Creating a new promoted tweet is just the same as creating an organic tweet. You’ll still have to abide by the 280 character limit, and you can add hashtags, photos, videos, polls, or a card.
Twitter Cards allows the contents of your ad stand out even more. To create a Card, click the Card option (circled in red).
Next, click on the link to visit your Cards library (circled in red).
When creating a new card in the Cards library, you’ll have the option to create a website card, a video website card, an image app card, or a video app card. If this is your first campaign, I recommend creating a website card to get started.
When creating a new website card, select an image you’d like displayed, a headline, a link to your website or blog article, and a name for the card. Here’s how our website card look:
Pro Tip: Add a CTA to the headline of the website card. So instead of saying “GDPR and Growth Marketing: The Definitive Guide”, I should’ve added a CTA and changed the copy to “Read The Definitive Guide on GDPR and Growth Hacking”.
Now that you have your card created and saved, go back to your Tweet composer and add your new card to your tweet. When you’re happy with the final product, click “Tweet” or you can schedule your tweet to be shared later.
When you’re done, go back to your ad group and find the creative you just made by filtering for Promoted-only Tweets or Scheduled Tweets. Then, select the creative(s) that you want to promote.
For our campaign, we decided to promote three tweets with the same copy, but with slightly different styles to see if a website card will, in fact, improve our engagement rates. Our first tweet has a website card and an additional link to our blog post in the description.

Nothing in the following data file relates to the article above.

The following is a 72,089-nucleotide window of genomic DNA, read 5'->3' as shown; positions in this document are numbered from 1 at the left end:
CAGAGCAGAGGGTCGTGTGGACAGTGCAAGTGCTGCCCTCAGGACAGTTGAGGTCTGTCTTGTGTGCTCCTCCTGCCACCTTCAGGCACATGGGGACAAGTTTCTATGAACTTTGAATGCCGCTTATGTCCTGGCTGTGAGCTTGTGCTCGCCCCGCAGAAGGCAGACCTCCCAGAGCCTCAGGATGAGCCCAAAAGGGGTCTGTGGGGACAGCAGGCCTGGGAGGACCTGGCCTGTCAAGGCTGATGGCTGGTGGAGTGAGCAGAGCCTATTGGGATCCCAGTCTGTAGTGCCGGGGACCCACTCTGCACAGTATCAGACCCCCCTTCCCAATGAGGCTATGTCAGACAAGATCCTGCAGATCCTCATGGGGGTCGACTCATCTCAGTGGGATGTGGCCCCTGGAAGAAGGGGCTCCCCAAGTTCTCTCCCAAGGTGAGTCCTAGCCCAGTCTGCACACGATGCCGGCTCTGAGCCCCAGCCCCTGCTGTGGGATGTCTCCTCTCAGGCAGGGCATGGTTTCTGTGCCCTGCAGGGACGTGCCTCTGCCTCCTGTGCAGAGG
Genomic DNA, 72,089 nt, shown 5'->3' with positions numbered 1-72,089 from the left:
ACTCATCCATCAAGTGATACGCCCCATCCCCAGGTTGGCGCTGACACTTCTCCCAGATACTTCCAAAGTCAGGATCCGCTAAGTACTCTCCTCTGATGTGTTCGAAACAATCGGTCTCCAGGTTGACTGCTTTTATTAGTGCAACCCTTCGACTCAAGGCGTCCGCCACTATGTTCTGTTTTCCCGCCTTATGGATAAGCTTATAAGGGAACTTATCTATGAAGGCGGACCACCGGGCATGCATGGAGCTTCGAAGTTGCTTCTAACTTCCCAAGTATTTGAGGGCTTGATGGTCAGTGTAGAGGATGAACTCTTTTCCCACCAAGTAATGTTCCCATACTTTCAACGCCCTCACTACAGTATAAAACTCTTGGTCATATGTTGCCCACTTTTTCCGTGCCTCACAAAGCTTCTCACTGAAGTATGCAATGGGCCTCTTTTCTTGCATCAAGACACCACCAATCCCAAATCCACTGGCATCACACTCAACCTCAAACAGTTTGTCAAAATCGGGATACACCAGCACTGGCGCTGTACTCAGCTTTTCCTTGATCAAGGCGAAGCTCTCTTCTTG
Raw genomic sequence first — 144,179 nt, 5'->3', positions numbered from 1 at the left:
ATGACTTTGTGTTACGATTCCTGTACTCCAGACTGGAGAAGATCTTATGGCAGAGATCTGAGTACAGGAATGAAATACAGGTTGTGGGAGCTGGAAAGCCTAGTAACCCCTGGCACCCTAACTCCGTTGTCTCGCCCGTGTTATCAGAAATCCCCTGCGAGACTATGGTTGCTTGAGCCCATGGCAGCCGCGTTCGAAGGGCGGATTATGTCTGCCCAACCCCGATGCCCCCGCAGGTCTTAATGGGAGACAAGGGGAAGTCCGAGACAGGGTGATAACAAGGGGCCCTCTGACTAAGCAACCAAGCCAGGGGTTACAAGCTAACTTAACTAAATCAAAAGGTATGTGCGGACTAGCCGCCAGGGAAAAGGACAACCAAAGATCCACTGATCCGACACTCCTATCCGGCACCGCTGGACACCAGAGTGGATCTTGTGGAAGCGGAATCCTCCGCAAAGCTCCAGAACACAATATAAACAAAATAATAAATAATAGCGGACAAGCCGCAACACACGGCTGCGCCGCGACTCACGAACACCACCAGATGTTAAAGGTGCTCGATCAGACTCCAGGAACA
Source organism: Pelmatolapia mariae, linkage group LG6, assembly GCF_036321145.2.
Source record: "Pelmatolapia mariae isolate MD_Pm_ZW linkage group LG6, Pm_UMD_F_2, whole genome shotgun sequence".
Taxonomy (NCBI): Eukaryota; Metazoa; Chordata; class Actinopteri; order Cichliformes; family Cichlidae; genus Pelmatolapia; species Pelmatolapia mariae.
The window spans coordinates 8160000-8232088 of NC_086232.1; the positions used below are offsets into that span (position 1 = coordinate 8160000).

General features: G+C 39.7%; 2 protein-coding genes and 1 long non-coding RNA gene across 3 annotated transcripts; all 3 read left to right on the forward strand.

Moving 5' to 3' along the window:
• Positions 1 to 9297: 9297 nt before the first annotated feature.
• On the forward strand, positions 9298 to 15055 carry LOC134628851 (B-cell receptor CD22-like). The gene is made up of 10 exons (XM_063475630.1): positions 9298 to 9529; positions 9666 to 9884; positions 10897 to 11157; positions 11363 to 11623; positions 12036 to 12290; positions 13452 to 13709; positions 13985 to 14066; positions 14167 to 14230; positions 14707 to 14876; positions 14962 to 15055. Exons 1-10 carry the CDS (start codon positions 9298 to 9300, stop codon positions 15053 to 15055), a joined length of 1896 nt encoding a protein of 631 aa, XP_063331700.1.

The second tweet also has a website card, but didn’t add a link to the caption.
And the third ad does not have a website card; instead, it has our GDPR cover photo and a link to the blog post in the caption.
After selecting your creatives, don’t forget to determine where your promoted tweets will appear. You can do this on the right side of your screen. For our GDPR campaign, we decided to place our ads in users’ timelines, profiles, and Tweet detail pages, and search results.
Now it’s time to find your target audience!
If this is your first time running a Twitter campaign or you’re just a beginner to digital advertising, you can skip the “Your audiences” section, which contains one or more of your saved custom audiences.
Instead, jump down to demographics to select a gender and age range. In the field below age ranges, you can select targeting options for people by location, language, platform, device, carrier, or OS version. For our campaign, we selected all genders, all ages, and narrowed down our locations to the United States and the United Kingdom.
Continue scrolling to the audience features section. Here, you’ll be able to refine your search by targeting people’s behaviors, interests, people with interests similar to an account’s followers), keywords (follower look-alikes), and people who tweeted about or engaged with movies and TV shows in specific markets (Movies and TV shows).
To promote our GDPR post, we decided to target followers of popular digital marketing publications, tools, and software, like Unbounce, Content Marketing Institute, Optimizely, Moz, MailChimp, and many more. This left us with an estimated audience size of 2 – 4 million users.
You’ve made it to the finish line! Move on the Review & Complete page to review the details of your campaign and launch it! 🚀
And there you have it–your step-by-step guide on how to set up your first Twitter campaign. If you have questions, feel free to drop us a line on Twitter (@LadderDigital) or talk to a Ladder strategist to learn how you can incorporate Twitter ads into your marketing campaigns!